Thomas Picketty is the poster-boy of a certain sort of left-wing, numerate social scientist: the author of at least one thick book (which may not be much read at p 3) and many articles on income distribution, making arguments that flatter the views of many contributors to Fairfax/Nine, ABC, Guardian and Conversation threads, and not a few of the content producers.
Picketty has re-packaged some familiar, and fairly old-fashioned ideas: chiefly, that income and wealth has been concentrated in the hands of the few. This is something which has been the conventional wisdom on the left since the days of Marx, Engels and the Webbs. More surprisingly, it has now spread to become the conventional wisdom of many of those calling themselves ‘National Conservatives’, as well as other discontents such as Patrick Deneen, on the Right: one might have thought them less likely to be attracted to such arguments, but then it fits a certain ‘policy elites’ v’s ‘the ordinary people’ (Quiet Australian?) narrative.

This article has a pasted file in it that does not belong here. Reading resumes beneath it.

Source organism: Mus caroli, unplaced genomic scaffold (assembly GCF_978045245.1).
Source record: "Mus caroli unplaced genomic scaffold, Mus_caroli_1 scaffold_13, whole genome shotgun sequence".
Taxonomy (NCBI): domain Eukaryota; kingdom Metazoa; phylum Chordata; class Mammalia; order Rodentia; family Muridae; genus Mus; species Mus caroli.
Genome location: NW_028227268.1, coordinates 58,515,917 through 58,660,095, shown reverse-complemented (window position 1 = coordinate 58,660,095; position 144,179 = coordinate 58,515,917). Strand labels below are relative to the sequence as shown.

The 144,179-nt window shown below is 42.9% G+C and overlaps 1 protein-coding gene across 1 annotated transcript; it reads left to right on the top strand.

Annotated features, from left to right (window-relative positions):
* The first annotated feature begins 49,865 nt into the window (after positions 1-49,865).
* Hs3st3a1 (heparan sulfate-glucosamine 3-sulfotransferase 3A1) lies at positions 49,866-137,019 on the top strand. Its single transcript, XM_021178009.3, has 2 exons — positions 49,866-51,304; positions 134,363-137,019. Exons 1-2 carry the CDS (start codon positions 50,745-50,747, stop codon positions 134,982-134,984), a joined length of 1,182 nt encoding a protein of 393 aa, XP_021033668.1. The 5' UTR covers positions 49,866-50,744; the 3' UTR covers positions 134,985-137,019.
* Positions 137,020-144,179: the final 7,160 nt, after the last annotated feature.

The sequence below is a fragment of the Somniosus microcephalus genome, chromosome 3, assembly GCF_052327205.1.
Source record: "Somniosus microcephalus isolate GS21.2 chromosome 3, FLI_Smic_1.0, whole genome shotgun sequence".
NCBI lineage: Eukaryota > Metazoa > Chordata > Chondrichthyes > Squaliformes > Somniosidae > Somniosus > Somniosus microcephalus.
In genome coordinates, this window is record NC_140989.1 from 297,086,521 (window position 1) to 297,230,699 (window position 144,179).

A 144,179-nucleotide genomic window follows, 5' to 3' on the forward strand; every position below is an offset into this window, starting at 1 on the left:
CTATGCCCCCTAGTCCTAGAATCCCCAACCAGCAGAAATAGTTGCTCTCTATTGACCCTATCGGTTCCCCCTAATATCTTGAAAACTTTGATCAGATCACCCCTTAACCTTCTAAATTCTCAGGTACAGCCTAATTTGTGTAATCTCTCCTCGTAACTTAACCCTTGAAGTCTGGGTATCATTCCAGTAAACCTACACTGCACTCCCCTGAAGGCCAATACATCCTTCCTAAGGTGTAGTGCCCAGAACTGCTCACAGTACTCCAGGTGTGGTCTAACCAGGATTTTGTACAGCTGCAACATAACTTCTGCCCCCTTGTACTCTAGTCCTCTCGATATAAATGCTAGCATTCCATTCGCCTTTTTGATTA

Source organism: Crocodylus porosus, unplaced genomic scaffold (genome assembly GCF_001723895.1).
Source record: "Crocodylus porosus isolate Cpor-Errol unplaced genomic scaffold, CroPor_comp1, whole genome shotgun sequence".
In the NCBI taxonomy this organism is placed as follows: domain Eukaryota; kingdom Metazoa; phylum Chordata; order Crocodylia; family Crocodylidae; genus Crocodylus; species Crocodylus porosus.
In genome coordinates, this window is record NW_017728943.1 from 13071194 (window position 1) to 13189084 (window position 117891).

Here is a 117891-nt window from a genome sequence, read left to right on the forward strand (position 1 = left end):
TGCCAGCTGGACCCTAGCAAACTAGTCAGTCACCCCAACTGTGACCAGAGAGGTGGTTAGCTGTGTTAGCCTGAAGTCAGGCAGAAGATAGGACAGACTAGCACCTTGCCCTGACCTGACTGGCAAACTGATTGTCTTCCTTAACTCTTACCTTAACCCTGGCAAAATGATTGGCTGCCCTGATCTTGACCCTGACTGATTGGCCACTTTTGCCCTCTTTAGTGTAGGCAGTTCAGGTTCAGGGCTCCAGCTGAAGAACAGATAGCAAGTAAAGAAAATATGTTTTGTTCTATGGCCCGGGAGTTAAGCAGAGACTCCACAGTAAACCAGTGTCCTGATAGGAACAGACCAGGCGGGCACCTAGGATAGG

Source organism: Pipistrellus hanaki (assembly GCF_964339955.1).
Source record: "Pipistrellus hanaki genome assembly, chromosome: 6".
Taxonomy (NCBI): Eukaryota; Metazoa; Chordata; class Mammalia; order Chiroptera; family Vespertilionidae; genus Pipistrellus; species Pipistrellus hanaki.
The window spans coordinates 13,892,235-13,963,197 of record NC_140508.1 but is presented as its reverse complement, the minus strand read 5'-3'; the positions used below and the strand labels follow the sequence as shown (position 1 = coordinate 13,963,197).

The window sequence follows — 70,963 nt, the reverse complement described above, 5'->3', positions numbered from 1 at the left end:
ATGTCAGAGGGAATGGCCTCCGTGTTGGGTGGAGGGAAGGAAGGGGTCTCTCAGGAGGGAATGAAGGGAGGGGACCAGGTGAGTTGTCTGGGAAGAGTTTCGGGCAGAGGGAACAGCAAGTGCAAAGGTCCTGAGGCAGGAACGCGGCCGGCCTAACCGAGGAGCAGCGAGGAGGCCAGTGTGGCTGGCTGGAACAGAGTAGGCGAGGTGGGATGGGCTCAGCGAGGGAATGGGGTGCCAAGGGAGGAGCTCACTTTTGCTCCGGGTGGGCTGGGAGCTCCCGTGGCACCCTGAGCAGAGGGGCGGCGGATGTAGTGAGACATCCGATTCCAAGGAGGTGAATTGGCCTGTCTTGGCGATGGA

Picketty himself is appealingly accessible, even if his books aren’t: fans of EconTalk may recall this talk.
The problem with this sort of thing, as with so much argument in economics, is that however good, the arguments tend never to be entirely settled, and that as time passes, odds are someone else looks at the data and comes to a different conclusion. And so it would appear to be with Picketty.
Greg Mankiw has linked to an interesting paper which suggests that Picketty’s ‘laws of history’ may not be quite as robust as has been suggested. Now, of course, Auten and Splinter could be wrong; but their work shows that, when picking ‘laws of history’, it is worth checking your data first.
Link to the underlying paper.